August 11, 2009
Conserving Big Cats Works
Panthera, the leading global foundation dedicated to assuring the future of the world's wild cats and their landscapes, announced today the launch of a cutting-edge program, in partnership with Mount Sinai School of Medicine's Global Health and Emerging Pathogens Institute, to advance the training of doctors in regions where their presence can enable the local population to see tangible benefits from Panthera's conservation initiatives and to advance our understanding of the critical intersection of human health and wild life conservation.
The program with Mount Sinai is currently being implemented as part of Panthera's Pantanal Project, a unique initiative with dual objectives: creating one of the world's largest, intact protected jaguar corridors; and establishing within the corridor a replicable model where cattle ranching is both financially profitable and compatible with jaguar conservation. The Brazilian Pantanal region, where Panthera now manages over 700 square kilometers of critical habitat dedicated to ensuring the survival of the world's largest jaguars, is also the largest cattle ranching landscape on the planet.
"Our rationale for embarking upon community outreach to improve the lives of ranching communities is a natural outgrowth of our regional agenda," said Dr. Alan Rabinowitz, Panthera's President & Chief Executive Officer. "As ranchers kill jaguars because of the threat they represent to livestock ranching, improving ranch productivity is key to reducing human-jaguar conflict. Rather than removing cattle and negatively impacting local livelihoods, we are developing proactive models to demonstrate that profitable cattle ranching and jaguar conservation go hand in hand," explained Dr. Rabinowitz.
Rabinowitz added: "Coupled with our efforts to build a school for local children and to explore the development of ecotourism, our partnership with the Mount Sinai School of Medicine is a critical link in Panthera's outreach efforts as it provides healthcare to ranchers, offers opportunities to initiate research projects that would foster human and wild-life health and allows our staff to provide the local community with tools to mitigate conflict and foster tolerance for jaguars."
"Strategically, there is a direct nexus between advancing the cause of wildlife conservation and the improvement of human welfare within the most vulnerable ecosystems," said Dr. Thomas S. Kaplan, Panthera's Founder & Chairman. "If we are to truly consolidate the gains that come from stewarding large tracts of land for the benefit of future generations, we must create the conditions for local communities to see that not only can there be co-existence between themselves and wildlife, but that their lives are improved as a result of our activities. Our program with Mount Sinai School of Medicine's Global Health and Emerging Pathogens Institute is tangible proof that all stakeholders in the future of the Pantanal can win through our efforts. If successful, it is anticipated that this program in Brazil will serve as the template for a new series of similar outreach efforts focusing on the range of big cat species in Africa, Asia as well as Latin America," concluded Dr. Kaplan.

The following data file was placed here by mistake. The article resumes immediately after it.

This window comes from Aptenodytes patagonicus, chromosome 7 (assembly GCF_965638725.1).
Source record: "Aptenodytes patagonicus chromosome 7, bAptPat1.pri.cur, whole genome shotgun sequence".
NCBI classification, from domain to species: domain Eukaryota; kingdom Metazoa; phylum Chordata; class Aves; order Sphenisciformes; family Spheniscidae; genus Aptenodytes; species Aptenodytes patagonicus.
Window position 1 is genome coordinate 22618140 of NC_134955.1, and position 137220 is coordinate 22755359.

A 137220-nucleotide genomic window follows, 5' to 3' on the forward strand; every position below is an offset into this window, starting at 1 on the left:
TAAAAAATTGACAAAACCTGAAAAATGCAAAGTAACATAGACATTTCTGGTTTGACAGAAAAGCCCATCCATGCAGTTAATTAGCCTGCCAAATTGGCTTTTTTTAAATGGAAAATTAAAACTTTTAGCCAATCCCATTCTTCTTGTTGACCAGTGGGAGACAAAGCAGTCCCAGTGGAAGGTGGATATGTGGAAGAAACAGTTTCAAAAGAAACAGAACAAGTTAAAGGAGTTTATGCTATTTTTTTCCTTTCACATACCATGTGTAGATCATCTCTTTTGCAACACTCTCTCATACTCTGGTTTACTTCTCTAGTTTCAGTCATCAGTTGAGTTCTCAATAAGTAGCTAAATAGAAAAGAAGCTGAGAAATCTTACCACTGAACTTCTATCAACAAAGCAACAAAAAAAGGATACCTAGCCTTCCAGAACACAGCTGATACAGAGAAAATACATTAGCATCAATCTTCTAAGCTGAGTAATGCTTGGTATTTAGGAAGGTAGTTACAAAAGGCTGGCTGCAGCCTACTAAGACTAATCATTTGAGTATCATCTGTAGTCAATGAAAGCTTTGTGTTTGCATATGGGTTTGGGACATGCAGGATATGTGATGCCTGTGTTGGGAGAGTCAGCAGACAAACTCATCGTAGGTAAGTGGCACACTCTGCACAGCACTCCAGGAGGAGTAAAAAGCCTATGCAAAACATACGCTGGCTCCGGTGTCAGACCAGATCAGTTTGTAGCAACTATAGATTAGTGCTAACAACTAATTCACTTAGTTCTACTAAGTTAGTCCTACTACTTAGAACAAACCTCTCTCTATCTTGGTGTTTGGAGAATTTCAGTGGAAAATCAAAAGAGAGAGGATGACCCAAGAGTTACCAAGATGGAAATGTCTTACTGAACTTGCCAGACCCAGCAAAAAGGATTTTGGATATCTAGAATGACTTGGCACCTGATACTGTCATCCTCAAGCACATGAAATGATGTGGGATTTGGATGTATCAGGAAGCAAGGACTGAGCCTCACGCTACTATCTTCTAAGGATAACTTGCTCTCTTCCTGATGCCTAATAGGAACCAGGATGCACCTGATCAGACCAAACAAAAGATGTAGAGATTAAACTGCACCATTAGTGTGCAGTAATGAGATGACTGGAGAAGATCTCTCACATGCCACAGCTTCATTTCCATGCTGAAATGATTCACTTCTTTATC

In addition to improving living standards, Mount Sinai's Global Health and Emerging Pathogens Institute will be pursuing critical medical objectives in advancing its global clinical mission. "We are very excited about this joint venture with Panthera," said Mary E. Klotman, MD, Co-Director of Mount Sinai's Global Health and Emerging Pathogens Institute. "It is now clear to the medical community that major infectious diseases like Ebola and Avian Flu emerge in regions where a broken link in the environment has created a viral instability at the point of contact between man and his wildlife and there is a bi-directional threat of human and wild-life pathogens. A major goal of the new program is to give medical and graduate students a deeper understanding about the links between animal and human diseases so that we may recognize the earlier signs of trouble."
Adolfo Garcia-Sastre, PhD, Co-Director of the Institute and Principal Investigator of the Center for Research on Influenza Pathogenesis at Mount Sinai added "The highly pathogenic H5N1 avian influenza virus not only kills poultry, but also wild birds, big cats and humans. Information on the viruses circulating at the wild-life human interface is critical to protect both human and animal health. This partnership represents an emerging dogma of one health, one world."
Dr. Klotman further stated: "Our hope is that this concept will be introduced more broadly into medical education, so that it is not just high-level investigators who understand the importance ecological balance has on the health of humans."
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